Trokosi women in Western Africa

Perched on a small rock mountain, a tour guide points to oval scratches worn into the rocks: “These are used to create paint for the Trokosi women, for girls who are of age to become women.” He says it so simply, describing the art they decorate the girls’ arms. There is, however, a deep and dark truth behind this word - Trokosi: slave of the gods. In the Volta Region of Ghana, an individual who feels they have been wronged by another can go to the fetish priest and demand payment - a virgin girl from the opposing family. These girls become wives of the gods, forced into slavery to “pay” for the sin of their family. The priests act on behalf of the gods and are allowed to use these girls however they desire: for farming, cooking, and sex. This is a life sentence of slavery and abuse; a cycle that repeats itself. If one girl dies or escapes, her family is required to pay with another. One woman, 97 years old, says she was 3 years old when her family brought her to the priests. The sin she paid for with her life? A stolen hair brush.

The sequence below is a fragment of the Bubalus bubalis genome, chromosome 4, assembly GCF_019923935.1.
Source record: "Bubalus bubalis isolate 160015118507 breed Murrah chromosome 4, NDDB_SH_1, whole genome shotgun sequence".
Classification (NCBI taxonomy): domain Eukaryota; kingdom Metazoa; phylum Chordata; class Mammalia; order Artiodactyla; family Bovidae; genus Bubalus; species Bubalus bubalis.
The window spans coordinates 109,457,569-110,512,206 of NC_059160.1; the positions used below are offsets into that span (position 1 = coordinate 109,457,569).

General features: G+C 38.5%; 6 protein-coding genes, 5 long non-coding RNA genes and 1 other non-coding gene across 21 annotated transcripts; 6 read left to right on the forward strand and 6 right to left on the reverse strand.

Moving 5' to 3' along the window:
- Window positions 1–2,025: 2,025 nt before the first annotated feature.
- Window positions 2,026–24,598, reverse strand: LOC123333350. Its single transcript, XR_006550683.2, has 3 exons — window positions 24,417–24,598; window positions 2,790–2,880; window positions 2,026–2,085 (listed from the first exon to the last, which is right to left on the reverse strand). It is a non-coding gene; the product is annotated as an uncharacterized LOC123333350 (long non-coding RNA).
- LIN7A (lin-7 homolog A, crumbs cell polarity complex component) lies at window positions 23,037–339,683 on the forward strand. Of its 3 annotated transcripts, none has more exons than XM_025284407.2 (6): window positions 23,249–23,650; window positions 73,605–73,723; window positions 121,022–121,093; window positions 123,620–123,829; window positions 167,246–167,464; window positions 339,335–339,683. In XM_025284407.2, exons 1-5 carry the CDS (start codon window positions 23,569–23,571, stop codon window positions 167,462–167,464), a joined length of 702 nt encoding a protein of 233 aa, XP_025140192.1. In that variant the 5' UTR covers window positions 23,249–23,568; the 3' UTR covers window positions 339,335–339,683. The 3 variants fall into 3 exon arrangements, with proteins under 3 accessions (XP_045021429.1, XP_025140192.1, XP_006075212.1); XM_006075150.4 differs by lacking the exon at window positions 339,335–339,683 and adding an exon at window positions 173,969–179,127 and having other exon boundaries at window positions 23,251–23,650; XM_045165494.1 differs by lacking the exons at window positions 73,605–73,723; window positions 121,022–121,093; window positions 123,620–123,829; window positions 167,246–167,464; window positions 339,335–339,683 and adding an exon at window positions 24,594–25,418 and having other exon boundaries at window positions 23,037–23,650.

Some girls don’t even know the offense they are paying for. While illegal in Ghana, Trokosi women are viewed as a cultural tradition by many. While some families participate, others choose not to get involved because they are afraid of being cursed. 


Victoria and Joshua Baah-Binney, New International missionaries, saw this and decided not to turn away from the plight of these women. Joshua shares that trying to free the women often feels like “fetching water with a basket”. They liberate one woman, only to have another one fill her place. So they have changed their strategy: changing the system from within. Befriending the priests and elders to form a relationship that can lead to the Gospel is a slow process. The Baah-Binneys are in the process of building a vocational school that will be open to the community and serve as a place where Trokosi women can live and be trained. Gifty, a 35-year-old liberated Trokosi woman, is preparing to graduate from seamstress school. “When I graduate, I can be on my own,” she says. “God is good.”

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